That’s how long Ronda Rousey lasted in her big return to UFC on December 30.
It was rough to see someone who was such an ambassador for MMA and really had a personality and a presence that transcended anything any superstar who originated within that sport had accomplished before.
I mean Ronda was everywhere for a while. Movies. Commercials. Talk shows. She was a bonafide celebrity.
I’m a casual fan of MMA at best. I tuned into fights to see approximately four people: Brock Lesnar and CM Punk because of their WWE ties and Ronda Rousey and Conor McGregor because they had larger than life charisma that made you want to watch them succeed.
During Ronda’s dominating run at the top of UFC’s women’s division, it was thrilling watching her take down all challengers throughout for almost three years was thrilling. You couldn’t help but cheer her on as she destroyed everyone in path on her way to becoming one of the biggest draws in MMA history and certainly the UFCs biggest crossover star.
Even after her loss to Holly Holm, you couldn’t help but feel for Ronda Rousey. Her appearance on the “Ellen” talk show where she talked about feeling so depressed after that loss that she was so depressed that she considered suicide.
This was a young woman who literally gave her mind, body and soul to UFC and its fans. To the point that a single loss threatened to destroy her.
How did fans of MMA repay Rousey for this dedication? For years of giving putting her body on the line for their entertainment?
Well they completely turned on her.
Many fans and even those who cover the sport mocked her for being “mentally weak”, for being a “disrespectful to the sport”, for being a “bad person” and that was when they weren’t generally finding every single way they could to demean her for being a woman.
Of course most of her detractors completely missed the point.
Rousey was never rude or disrespectful. She was playing the heel.
Ronda Rousey’s nickname was “Rowdy” after all. She took it from someone else. Ronda, you see, is a huge fan of professional wrestling. And of one wrestler in particular.
The late, great “Rowdy” Roddy Piper.
One of the greatest heels in professional wrestling history. The man who broke a coconut over “Superfly” Jimmy Snucka’s head. The man who made Cyndi Lauper cry when he destroyed her gold record over Captain Lou Albano’s head. The man who was Hulk Hogan’s main adversary during the launch of the WrestleMania era.
If you were going to be a bad guy in pro wrestling, MMA or anywhere else there is no better man to emulate than Roddy Piper.
Nobody was more aware of this than Ronda Rousey.
The fight game is as psychological as it is anywhere else. In her posturing during press conferences, her heelish antics with people who covered MMA, her trash talking of her opponents and any refusals to otherwise tow the line with the conventions that other fighters followed, Ronda set herself apart.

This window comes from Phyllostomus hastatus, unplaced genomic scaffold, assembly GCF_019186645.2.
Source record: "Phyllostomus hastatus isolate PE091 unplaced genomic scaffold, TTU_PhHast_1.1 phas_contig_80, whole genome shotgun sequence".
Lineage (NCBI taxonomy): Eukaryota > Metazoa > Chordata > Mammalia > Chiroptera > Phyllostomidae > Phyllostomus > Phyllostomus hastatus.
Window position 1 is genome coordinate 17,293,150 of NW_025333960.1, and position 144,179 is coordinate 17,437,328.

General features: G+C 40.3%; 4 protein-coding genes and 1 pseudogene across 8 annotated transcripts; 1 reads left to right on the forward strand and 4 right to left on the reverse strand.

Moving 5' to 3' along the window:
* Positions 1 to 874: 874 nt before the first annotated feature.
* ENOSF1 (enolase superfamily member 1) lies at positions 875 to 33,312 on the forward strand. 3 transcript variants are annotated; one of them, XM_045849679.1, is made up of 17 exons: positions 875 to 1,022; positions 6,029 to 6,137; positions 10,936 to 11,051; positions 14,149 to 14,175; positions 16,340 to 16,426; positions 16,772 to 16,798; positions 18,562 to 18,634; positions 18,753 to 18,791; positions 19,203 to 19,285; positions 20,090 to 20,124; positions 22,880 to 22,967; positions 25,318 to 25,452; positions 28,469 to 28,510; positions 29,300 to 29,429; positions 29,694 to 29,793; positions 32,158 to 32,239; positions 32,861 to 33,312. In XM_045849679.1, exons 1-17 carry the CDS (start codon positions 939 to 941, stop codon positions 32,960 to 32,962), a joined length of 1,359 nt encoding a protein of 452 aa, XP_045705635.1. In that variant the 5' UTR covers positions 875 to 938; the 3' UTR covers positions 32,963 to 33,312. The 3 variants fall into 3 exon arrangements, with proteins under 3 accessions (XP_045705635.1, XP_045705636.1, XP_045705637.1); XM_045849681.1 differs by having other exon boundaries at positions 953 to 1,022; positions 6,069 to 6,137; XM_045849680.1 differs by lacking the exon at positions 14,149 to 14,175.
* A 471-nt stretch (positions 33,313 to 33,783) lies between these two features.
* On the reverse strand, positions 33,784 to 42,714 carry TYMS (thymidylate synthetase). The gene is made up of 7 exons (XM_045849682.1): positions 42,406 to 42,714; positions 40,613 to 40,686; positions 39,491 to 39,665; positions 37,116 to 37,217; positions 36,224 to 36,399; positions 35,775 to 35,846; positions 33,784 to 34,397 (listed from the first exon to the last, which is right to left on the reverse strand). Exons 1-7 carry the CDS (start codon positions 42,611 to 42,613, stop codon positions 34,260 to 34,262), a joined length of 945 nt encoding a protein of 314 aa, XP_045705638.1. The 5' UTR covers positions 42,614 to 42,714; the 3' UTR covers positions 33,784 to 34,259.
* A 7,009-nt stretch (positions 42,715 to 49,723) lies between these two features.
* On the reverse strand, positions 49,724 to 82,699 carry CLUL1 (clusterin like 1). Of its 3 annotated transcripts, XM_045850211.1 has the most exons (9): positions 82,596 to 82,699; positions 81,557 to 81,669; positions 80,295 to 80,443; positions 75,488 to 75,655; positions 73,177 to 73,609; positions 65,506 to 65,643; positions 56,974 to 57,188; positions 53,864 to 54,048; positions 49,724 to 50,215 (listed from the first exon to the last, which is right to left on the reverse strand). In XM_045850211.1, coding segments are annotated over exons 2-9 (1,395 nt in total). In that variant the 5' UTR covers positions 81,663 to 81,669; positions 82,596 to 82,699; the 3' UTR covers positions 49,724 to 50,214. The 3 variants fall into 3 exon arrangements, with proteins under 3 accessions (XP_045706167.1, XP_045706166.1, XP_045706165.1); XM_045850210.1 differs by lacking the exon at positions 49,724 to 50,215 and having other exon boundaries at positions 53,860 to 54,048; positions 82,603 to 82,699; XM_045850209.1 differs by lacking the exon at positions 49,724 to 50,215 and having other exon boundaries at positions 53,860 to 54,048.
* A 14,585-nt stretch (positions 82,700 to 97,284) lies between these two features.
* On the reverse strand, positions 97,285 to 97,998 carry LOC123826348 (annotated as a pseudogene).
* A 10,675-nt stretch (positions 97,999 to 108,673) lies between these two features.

Any fight demands a certain amount of theatrics around it. Since the days of Muhammad Ali, fans have demanded larger than life personas and responded well to them. Rousey is very much in that mold.
Of course, UFC fans don’t get it.
To be honest I don’t think they want to.
Is what Ronda Rousey did or the way she acted any different than the antics of current MMA bad boy/superstar Conor McGregor?
Of course not. In fact Rousey never went that far. But let’s face it, the UFC before Ronda Rousey was exclusively a man’s game and without her – and without a woman with the level of appeal, charisma and magnetism that she had to replace her – the UFC is likely to return to being exclusively a man’s game.
Let’s face it a lot of fans don’t want her to succeed because she’s a woman who dared to become the face of UFC for a time. They’ll deny it now but during her run at the top, Rousey was by far the biggest draw that MMA ever saw.
I mean the fact that anyone would take jabs at her for talking about her mental state and being brave enough to publicly acknowledge a battle with depression is displaying the type of awful worldview they hold. Sadly there are a large amount of these sorts of individuals who populate UFC’s fanbase and spend their time covering MMA.
Seriously, check out some of these so-called “journalists”, it’s appalling. Or better yet, just save yourself and don’t. There are far too many reasons to lose your faith in humanity in the world today.
The type of people who participate in this type of garbage don’t deserve a superstar like Ronda Rousey and she’s got enough of a mainstream following that she doesn’t need to be a part of UFC anymore.
She’s bigger than MMA.
So where can a dominant woman get a fair shake in combat sports these days?